A struggle looms in Iraq over the future of paramilitary groups assembled to help the state defeat ISIS. These units remain under arms and autonomous. Baghdad should strengthen the interior and defence ministries so they can absorb the paramilitaries now undercutting the state’s authority.
CrisisWatch is our global conflict tracker, a tool designed to help decision-makers prevent deadly violence by keeping them up-to-date with developments in over 70 conflicts and crises, identifying trends and alerting them to risks of escalation and opportunities to advance peace.
Over the summer several long-lasting conflicts have become more lethal. In his introduction to the July/August 2018 edition of CrisisWatch, our President Rob Malley welcomes the exception – the official end to the state of war between Eritrea and Ethiopia.
In July protests against inadequate supplies of jobs, water and electricity swept across southern Iraq, reaching Baghdad. The ruling elites should heed demonstrators’ calls to improve public services and stamp out corruption – or risk reigniting popular discontent and tempting would-be strongmen to step in.
More than three years into Yemen’s war, a bloody battle looms for the Huthi-held port city of Hodeida. International leaders should work for a UN-led negotiated settlement to stop the offensive and, if this fails, take steps to avoid deepening what is already the world’s worst humanitarian crisis.
The quarrel between Gulf monarchies has spilled into Somalia, with the fragile state now caught between the rival interests of Qatar and the United Arab Emirates. The competition has already aggravated intra-Somali disputes. All sides should take a step back before these tensions mount further.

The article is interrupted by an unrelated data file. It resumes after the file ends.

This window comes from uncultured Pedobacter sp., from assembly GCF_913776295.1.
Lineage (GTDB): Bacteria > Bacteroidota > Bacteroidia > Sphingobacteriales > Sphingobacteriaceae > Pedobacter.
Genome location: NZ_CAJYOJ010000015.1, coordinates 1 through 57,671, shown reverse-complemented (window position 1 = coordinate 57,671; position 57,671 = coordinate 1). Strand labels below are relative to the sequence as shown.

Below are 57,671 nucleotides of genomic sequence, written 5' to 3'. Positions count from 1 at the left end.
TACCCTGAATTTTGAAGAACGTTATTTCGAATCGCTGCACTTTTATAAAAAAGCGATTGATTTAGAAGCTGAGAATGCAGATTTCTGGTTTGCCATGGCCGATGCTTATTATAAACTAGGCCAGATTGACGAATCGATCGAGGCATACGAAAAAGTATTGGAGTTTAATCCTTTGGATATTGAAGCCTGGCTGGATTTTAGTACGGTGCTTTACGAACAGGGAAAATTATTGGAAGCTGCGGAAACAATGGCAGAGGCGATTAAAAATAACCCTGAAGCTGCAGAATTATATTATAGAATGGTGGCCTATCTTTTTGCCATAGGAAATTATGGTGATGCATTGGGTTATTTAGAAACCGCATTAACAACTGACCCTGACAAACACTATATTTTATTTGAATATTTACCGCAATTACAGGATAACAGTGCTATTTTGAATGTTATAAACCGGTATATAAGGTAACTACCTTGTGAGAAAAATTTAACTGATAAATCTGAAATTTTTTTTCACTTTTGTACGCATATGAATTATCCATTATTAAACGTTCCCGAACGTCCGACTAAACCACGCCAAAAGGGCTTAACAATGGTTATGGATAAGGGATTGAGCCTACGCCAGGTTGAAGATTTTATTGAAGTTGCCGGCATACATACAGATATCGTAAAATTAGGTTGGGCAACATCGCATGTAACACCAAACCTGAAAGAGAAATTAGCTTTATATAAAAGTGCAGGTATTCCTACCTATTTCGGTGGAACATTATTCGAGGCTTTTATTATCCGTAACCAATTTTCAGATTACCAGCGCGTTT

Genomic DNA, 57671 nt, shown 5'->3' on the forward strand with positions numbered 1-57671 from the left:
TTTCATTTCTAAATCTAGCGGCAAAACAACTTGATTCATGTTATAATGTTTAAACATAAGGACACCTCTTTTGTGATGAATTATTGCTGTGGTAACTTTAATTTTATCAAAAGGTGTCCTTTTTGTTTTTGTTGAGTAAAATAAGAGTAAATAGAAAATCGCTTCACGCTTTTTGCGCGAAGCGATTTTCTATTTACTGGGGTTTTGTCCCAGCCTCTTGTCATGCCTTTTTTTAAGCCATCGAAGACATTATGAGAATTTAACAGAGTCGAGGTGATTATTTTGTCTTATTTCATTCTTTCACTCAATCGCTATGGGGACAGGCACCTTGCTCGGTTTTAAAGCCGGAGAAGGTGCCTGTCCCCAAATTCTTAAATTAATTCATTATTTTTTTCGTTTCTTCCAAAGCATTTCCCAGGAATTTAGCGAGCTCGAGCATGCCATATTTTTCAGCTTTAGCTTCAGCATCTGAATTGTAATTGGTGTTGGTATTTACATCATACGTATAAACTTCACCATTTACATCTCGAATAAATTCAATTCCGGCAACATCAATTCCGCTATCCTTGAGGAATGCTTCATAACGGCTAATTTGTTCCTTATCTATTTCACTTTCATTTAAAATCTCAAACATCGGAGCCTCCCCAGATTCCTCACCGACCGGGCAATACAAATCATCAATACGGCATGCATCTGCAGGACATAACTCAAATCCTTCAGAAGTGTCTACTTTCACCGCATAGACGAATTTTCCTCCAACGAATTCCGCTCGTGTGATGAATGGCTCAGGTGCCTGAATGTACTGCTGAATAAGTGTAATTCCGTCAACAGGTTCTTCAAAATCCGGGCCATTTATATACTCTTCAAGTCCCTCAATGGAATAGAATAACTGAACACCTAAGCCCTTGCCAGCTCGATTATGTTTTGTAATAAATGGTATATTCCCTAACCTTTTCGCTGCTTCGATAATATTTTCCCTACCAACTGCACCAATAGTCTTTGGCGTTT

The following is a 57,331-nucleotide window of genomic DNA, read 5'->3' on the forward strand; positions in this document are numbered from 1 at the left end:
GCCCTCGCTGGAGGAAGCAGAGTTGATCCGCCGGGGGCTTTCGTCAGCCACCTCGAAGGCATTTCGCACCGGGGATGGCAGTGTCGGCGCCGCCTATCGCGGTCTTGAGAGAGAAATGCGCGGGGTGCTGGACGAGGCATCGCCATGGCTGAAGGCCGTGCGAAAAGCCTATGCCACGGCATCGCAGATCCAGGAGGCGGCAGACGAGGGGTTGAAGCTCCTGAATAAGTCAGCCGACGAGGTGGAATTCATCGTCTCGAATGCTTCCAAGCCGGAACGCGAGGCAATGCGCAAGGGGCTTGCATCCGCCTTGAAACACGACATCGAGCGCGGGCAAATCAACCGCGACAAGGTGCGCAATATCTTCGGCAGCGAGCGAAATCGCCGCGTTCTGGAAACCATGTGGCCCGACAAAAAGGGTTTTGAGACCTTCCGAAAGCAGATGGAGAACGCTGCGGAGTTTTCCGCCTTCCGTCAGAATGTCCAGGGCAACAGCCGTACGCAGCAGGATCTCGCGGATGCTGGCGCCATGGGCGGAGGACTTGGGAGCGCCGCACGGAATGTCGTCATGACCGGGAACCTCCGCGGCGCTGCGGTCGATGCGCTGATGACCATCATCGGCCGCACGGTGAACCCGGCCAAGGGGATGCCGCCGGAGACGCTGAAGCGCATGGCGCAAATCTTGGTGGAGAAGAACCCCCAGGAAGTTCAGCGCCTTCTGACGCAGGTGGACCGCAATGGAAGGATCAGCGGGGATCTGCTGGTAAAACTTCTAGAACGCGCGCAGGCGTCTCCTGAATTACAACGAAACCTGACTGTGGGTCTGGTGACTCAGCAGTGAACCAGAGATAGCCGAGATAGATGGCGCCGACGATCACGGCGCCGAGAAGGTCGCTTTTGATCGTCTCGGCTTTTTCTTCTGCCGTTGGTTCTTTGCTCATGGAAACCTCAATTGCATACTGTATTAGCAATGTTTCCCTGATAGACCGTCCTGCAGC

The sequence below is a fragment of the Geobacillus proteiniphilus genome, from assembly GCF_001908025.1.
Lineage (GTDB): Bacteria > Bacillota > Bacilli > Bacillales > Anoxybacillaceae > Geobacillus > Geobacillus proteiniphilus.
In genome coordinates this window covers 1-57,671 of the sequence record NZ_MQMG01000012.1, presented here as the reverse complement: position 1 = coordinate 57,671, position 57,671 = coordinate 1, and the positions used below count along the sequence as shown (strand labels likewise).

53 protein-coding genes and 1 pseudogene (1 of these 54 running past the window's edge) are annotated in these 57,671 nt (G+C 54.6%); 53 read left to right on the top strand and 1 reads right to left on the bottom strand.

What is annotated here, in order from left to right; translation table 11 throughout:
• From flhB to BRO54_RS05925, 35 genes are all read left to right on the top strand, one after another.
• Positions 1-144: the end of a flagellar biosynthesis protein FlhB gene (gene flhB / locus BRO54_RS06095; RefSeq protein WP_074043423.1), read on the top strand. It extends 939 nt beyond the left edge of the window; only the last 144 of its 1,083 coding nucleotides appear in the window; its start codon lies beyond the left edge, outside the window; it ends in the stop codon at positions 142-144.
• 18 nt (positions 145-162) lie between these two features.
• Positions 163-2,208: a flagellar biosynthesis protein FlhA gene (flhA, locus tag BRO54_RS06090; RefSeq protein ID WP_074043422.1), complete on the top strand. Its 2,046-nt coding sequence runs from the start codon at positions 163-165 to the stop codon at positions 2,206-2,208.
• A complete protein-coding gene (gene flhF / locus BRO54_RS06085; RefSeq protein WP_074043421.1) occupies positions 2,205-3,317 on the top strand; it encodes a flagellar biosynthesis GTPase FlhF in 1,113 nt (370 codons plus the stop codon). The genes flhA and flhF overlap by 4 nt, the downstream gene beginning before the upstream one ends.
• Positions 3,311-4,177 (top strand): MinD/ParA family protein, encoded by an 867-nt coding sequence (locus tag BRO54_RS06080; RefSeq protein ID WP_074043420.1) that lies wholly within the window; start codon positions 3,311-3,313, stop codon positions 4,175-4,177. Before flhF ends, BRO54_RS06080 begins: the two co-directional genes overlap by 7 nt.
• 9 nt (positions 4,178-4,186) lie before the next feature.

Saudi Arabia has been forging links to Iraq since reopening its Baghdad embassy in 2016. Its adversary Iran has strong Iraqi ties. If Riyadh avoids antagonising Tehran, invests wisely and quiets anti-Shiite rhetoric, Iraq can be a bridge between the rival powers - not a battleground.
The U.S. is threatening to withdraw from the international agreement on Iran’s nuclear program if no one “fixes” it by President Donald Trump’s deadline of 12 May. The danger of deeper Middle East turmoil is great. Europe should salvage the deal no matter what Trump decides.
There is very little appetite in the region for [an “Arab NATO”], if it means having to make military sacrifices. That would be highly destabilizing to the contributing countries back home.
Sanctions are effective as they have international support. This time around, the U.S. is basically bullying the rest of the world into compliance. There are many countries who would not comply like China or Russia. As a result of it, the leaky sanctions regime would not be as effective as the previous round.
There is a fine line between politics and economics in a country [Iran] where the government plays such a major role in the economy. But you can’t say that every economic protest is a pre-revolutionary protest.
There’s so much friction between Iran, the U.S. and their respective allies throughout the region. There’s so many flash points that a single miscalculation could result in a confrontation that could easily spiral out of control.
Unlike the case of North Korea, enmity with Iran is quite ideological in [the Trump] administration... The more the U.S. threatens Iran, and the more ordinary Iranians have to deal with economic hardships, the less motivation [Iranians] may have for pursuing any kind of radical change
Fifteen years after the change of order in Iraq, it’s the same problem. The central government is unable or unwilling to address problems across the board in Iraq. The corruption is endemic, the government’s inability to deal with it is endemic, and the protests are endemic.
Originally published in The Hill
Originally published in IRIN
A year after the Qatar crisis began, it’s having potentially dangerous reverberations in the Horn of Africa.
Originally published in The Atlantic
The key question is whether the sum total of what Europe can offer Iran is sufficiently robust – financially and symbolically – to give those in Iran who argue for restraint and continued engagement a chance.
Originally published in euronews